Hi Rhonda!! OHHHHHHH! I have always talked about pictures of pets but you are so right about the horses with shaggier winter coats! Oh my gosh, great comment! Some of us do not have horses, I love this tip!! Thank you! Plus all the identifying marks, scars, etc. I LOVE this comment! Thank you, Linda
Hi Rhonda, I’m going to add this to my post, by the way. Thank you! Linda
Oh, Linda, I’m so glad you showed this portable bag! I’ve got to share my experience with my safe as a ‘warning’ for others. This is a small/medium (like 15 tall, 18 inch long) safe. Bought in ’94 from a reputable locksmith/safe dealer. Heavy enough where it’d be a pain to steal it, lol. It had a battery powered digital keypad with a backup key to open it. At some point, the battery holder inside started to let the batteries fall out. So, I started using the key instead. I kept the purchase agreement, receipt and key in a separate bag in my dresser. So, here’s first advice: keep your purchase agreement/receipt separate because a reputable locksmith Will ask for it as well as ID if it needs to be opened by them in the future. Next advice: if one part of the lock starts giving a problem, bring it back to where you bought it, get it fixed while you can still open it. I was using the little key to open it for many years. Guess what?…my little key started wearing…then the tip broke in the lock! No more opening it. I now live 45 miles from the biz where I bought it. I got to haul it down to them as I know they can open safes, especially any sold by them. I had my purchase papers ready, along with my ID, which they were impressed by. If I hadn’t had the purchase papers, I would have had to wait for them to check the safe serial numbers, description and run my ID before they’d open it. Yep, to make sure it wasn’t stolen. Could have taken days. (Um, yes, list your safe serial # with insurance for police reports in case of a burglary.) So, yes, I could get it opened but because I hadn’t brought it down when it started having problems, meaning they had to remove, drill out the openings, my lifetime warranty was void. So that’s the third heads-up. I also got to pay $89 for this. Would have been more if I’d brought it to another locksmith even with my paperwork ready. Frankly, it was too old to replace the digital keypad and keylock. My safe now has holes where the lock stuff Was…not as fire or waterproof. This safe that was $189, now costs almost $400. If I’d brought it in when the battery holder let the batteries fall out, it would have been covered under the warranty. When the key had to be jiggled, it would have been covered by warranty. It took the locksmith almost 3 hours to open it so I understand the $89 charge. So, for anyone having a safe, if problems happen with the lock, get it fixed asap. Also, check the info papers…many bought from a licensed locksmith have a lifetime warranty which you don’t want voided. The owner did tell me that if I put duct tape inside over the holes, outside over the holes, maybe the papers, jewelry inside would still be ok if just a small fire or flood? Um, I really don’t have an extra $400 to buy another small safe so hopefully the portable bag one doesn’t cost this much? Just a heads-up, but I sure never thought this much ahead. Lol, when I sold my house, I got a Huge check which I put in a safe at my office over the weekend til I could get into the bank on Monday. I was worried my smaller safe could be stolen. It’s one that was a bank safe but it’s a bee-itch to open. Biz is owned by my son’s dad and I’ve told him too to have the lock rehabbed. I’m not even sure if I still have the combo for it. It can’t be moved…it weighs over 2000 lbs. Heehee, it came with the building when he bought it in ’75? Folks, check your locks on your safes! Hope this story helps someone. Peace out!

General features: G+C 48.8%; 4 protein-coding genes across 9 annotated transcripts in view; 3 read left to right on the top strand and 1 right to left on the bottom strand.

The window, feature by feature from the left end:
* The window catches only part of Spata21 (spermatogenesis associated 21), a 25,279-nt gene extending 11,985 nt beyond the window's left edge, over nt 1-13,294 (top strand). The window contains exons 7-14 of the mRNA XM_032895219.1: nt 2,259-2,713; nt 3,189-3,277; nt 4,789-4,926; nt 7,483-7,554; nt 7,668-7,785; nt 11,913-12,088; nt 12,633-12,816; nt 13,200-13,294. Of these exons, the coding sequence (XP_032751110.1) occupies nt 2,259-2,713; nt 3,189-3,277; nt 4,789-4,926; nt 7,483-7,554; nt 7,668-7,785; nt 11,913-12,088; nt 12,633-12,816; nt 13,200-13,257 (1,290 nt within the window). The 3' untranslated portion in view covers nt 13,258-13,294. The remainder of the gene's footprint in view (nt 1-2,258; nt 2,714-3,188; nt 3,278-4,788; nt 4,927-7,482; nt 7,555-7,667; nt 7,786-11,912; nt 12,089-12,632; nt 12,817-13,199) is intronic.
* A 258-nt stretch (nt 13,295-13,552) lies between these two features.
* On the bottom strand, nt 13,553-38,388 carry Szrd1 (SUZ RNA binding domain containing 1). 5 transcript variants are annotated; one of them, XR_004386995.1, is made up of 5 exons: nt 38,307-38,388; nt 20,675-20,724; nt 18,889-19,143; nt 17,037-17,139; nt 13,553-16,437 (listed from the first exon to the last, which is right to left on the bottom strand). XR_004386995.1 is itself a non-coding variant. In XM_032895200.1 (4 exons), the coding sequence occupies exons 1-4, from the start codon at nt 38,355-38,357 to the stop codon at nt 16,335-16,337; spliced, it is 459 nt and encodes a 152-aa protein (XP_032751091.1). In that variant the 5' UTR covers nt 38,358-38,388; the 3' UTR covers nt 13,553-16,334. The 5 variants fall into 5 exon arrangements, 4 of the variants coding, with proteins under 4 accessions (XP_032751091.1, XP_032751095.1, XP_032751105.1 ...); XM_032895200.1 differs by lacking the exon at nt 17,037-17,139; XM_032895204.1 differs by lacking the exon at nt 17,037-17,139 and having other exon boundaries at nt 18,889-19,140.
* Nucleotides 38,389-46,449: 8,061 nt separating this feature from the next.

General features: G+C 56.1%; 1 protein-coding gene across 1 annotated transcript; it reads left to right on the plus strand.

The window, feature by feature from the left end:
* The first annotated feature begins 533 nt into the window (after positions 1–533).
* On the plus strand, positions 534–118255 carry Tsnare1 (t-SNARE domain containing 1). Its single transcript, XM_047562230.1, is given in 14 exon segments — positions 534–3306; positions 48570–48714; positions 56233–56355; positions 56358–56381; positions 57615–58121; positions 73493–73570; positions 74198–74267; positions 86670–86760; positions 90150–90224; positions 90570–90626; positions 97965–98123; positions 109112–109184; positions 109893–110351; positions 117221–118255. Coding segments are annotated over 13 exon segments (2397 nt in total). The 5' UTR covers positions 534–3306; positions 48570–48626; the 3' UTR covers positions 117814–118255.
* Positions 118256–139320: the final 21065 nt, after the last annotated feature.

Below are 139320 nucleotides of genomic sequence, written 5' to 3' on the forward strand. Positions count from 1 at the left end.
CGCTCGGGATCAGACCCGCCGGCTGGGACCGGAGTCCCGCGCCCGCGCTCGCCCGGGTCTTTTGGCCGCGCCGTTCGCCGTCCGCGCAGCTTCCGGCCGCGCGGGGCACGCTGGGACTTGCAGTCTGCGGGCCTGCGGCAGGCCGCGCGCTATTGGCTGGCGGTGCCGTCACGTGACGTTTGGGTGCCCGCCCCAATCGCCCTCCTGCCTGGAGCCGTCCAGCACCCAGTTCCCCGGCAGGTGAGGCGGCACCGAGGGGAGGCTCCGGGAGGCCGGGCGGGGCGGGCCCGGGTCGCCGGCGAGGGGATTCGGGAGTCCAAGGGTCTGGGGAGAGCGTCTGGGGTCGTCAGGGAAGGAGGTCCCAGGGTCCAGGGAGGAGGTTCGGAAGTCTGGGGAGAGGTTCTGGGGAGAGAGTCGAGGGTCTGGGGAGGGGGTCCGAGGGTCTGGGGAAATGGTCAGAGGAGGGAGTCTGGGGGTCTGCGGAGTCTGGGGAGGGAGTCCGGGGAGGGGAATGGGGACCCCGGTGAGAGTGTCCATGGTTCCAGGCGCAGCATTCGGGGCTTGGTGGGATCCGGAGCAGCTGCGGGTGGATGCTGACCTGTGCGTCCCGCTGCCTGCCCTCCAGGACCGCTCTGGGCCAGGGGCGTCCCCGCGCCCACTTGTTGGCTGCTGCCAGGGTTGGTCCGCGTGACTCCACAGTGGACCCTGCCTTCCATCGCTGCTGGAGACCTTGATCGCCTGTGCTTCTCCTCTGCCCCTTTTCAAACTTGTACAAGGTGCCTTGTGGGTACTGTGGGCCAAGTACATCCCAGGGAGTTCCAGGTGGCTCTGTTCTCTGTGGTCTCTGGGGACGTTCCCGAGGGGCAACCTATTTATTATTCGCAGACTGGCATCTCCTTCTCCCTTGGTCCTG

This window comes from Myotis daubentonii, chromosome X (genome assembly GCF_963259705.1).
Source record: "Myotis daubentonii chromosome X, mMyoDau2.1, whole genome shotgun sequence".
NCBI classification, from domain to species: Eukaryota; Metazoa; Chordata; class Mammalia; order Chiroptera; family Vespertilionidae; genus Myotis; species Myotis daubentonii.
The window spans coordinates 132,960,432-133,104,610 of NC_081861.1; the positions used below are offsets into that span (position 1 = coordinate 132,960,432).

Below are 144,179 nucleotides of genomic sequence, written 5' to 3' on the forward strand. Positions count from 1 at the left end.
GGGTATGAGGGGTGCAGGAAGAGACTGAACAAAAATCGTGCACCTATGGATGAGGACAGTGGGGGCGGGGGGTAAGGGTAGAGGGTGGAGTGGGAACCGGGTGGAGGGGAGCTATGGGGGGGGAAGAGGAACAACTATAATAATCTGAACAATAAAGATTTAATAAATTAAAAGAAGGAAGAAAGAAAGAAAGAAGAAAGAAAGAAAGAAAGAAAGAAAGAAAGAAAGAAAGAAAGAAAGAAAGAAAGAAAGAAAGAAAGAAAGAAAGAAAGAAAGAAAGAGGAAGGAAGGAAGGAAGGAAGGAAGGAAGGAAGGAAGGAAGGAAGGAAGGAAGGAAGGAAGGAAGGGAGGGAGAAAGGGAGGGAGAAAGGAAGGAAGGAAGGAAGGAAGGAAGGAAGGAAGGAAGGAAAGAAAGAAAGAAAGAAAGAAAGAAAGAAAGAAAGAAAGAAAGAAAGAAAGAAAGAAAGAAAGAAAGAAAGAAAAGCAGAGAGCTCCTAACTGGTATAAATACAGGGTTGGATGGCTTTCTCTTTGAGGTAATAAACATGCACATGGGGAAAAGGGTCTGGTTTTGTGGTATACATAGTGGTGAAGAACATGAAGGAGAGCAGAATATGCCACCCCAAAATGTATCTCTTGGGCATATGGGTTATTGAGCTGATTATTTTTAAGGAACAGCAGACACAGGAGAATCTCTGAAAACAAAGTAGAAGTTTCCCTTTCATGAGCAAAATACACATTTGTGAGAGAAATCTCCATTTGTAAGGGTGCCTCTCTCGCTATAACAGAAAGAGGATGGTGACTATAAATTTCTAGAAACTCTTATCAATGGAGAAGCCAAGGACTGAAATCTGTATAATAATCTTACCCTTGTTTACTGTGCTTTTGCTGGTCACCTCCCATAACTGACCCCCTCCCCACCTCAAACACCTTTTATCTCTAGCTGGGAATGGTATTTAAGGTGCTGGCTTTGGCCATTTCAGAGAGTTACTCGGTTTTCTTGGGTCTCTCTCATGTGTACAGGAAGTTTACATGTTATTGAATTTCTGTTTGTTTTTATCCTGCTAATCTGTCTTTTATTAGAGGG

Hi Wendy, oh my gosh, this comment is the best!! I do not have the receipts to my safe, I have had it so many years. I never thought to keep them for what you went through! OH MY GOSH!! I have changed the batteries once and I do have the key, but oh my gosh, this comment will make ALL OF US THINK about our safes! Thank you so much!! Linda